EE382N Project Specifications

Addendum posted April 18, 2000
Constant values you can hardcode in Verilog:

TLB Entries:
Vir. Page  Phy. Page Valid Present R/W
    20'h0    20'h0     1     1     0
    20'h2    20'h2     1     1     1
    20'h4    20'h5     1     1     1
    20'hb    20'h4     1     1     1
    20'hc    20'h7     1     1     1
    20'ha    20'h5     1     1     1

There are eight entries total.  The other two entries are not defined for the test programs, but you may use them for testing your I/O  devices.  For the final testing, the valid bits of these two entries  should be zero.

The IDT base register is 0x3000.  This means 0x3000 is the physical address of the base of the Interrupt Descriptor Table.  The code for  the service routines will be in one of the pages listed above.

Segment Limits
 CS: 0x4fff
 DS: 0x11ff
 SS: 0x4000
 ES: 0x43ff
 FS: 0x3ff
 GS: 0x7ff

Effective addresses larger than the limit will cause a general protection exception (except for the SS limit, which you aren't required to implement).

Addendum posted March 22, 2000

Main Memory should be 32 KB in size.  Because different groups may use different memory configurations, the input file format may be different for each group.  Before the final testing, I will create input files that are easily readable for your memory configurations, and I will let you know which areas of memory should be initialized.  (Each test case will only use a small portion of the memory, so there is no point in initializing all 256 SRAM modules.)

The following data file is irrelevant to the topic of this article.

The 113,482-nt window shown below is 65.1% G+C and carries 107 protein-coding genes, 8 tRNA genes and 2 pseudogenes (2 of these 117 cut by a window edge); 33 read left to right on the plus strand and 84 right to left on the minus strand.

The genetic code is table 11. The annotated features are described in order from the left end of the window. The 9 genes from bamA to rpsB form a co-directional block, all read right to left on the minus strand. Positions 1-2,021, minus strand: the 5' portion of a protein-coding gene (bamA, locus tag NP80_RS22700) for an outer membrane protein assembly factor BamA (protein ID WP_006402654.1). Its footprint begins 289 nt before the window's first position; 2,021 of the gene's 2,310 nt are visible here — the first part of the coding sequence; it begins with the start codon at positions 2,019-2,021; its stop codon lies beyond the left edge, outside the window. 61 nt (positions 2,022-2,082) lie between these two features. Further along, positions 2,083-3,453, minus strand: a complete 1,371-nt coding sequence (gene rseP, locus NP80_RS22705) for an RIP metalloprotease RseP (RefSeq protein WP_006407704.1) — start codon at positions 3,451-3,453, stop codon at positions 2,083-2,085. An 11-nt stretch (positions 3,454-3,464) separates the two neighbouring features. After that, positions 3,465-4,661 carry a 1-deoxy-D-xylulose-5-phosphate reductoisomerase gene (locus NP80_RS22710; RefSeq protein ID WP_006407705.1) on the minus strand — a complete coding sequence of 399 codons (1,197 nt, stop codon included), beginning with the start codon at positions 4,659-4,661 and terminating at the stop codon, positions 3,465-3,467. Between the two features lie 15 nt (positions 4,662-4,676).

You will need to support at least the following Flags: OF, SF, ZF, AF, CF, and PF.

Interrupts, Exceptions
You may assume that an exception will not occur while transferring control to the exception handler or servicing an interrupt or exception.

March 9, 2000

There will be no self-modifying code.

Operand and Address sizes
- 32-bit addresses
- operand sizes:
     - 8-bit (if specified by the opcode)
     - 16-bit (with operand size override prefix)
     - 32-bit (default)

Operand Addressing Modes
- immediate
- register
- ModR/M: all 32-bit addressing forms
- SIB: all except Base = (100 or 101)
- far pointers (ptr16:16, ptr16:32)

- operand size override prefix
- segment override prefixes

Instruction Subset
MOV : all forms listed on page 3-402 except "moffs" format
JMP,CALL : all formats except m16:16 and m16:32

Memory Hierarchy